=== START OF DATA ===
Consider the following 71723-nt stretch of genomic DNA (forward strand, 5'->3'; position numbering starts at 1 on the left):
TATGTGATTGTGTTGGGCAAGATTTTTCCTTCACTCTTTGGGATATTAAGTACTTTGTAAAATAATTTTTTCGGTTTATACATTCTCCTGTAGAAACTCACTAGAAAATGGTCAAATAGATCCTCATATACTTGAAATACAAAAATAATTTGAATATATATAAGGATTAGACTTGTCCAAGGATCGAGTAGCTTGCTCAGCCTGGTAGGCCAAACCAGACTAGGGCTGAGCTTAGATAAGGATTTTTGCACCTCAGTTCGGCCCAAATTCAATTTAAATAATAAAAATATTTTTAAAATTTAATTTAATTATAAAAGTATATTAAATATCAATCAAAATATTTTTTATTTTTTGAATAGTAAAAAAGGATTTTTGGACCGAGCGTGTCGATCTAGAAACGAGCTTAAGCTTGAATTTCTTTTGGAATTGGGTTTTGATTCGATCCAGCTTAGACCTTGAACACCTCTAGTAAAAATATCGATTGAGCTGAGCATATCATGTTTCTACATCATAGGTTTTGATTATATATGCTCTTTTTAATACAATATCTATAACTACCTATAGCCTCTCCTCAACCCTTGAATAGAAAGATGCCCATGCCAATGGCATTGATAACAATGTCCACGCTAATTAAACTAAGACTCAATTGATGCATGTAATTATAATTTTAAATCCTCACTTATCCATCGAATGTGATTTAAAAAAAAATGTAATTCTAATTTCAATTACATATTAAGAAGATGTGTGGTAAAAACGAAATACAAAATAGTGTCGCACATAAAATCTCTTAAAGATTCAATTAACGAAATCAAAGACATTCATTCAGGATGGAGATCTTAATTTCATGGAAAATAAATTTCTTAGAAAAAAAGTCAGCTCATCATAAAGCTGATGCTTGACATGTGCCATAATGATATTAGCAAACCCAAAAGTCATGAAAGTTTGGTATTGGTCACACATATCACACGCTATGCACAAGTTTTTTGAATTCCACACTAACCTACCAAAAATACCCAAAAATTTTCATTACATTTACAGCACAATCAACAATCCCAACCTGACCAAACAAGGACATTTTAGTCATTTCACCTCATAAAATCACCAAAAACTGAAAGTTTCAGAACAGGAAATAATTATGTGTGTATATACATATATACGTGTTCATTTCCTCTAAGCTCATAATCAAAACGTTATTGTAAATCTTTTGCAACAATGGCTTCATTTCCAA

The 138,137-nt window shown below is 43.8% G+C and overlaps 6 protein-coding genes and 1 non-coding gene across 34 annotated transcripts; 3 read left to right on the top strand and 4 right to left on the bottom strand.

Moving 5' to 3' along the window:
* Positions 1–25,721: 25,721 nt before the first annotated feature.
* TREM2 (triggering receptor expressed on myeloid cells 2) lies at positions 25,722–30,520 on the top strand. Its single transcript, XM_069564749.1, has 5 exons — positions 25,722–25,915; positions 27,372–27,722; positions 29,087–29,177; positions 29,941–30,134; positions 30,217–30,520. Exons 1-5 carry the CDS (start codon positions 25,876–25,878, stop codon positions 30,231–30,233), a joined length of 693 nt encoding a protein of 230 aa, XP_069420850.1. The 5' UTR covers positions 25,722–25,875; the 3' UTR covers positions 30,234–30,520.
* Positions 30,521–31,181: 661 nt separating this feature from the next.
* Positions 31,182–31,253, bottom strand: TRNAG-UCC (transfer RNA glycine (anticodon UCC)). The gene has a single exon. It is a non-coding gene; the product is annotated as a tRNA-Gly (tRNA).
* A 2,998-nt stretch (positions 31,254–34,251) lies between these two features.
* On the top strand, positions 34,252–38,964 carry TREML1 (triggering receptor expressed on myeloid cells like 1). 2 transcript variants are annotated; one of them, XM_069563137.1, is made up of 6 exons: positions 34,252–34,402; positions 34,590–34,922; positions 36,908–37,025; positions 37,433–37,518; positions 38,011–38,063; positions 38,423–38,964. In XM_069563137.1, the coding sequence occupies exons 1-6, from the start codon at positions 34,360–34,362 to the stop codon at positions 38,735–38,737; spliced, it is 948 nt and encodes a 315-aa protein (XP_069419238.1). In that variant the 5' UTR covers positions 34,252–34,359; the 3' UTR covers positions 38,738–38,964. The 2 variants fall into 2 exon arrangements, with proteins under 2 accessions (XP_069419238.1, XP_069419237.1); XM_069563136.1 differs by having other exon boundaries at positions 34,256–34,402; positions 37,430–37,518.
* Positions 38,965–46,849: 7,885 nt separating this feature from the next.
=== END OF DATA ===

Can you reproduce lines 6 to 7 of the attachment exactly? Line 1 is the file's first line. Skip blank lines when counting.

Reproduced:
* TREM2 (triggering receptor expressed on myeloid cells 2) lies at positions 25,722–30,520 on the top strand. Its single transcript, XM_069564749.1, has 5 exons — positions 25,722–25,915; positions 27,372–27,722; positions 29,087–29,177; positions 29,941–30,134; positions 30,217–30,520. Exons 1-5 carry the CDS (start codon positions 25,876–25,878, stop codon positions 30,231–30,233), a joined length of 693 nt encoding a protein of 230 aa, XP_069420850.1. The 5' UTR covers positions 25,722–25,875; the 3' UTR covers positions 30,234–30,520.
* Positions 30,521–31,181: 661 nt separating this feature from the next.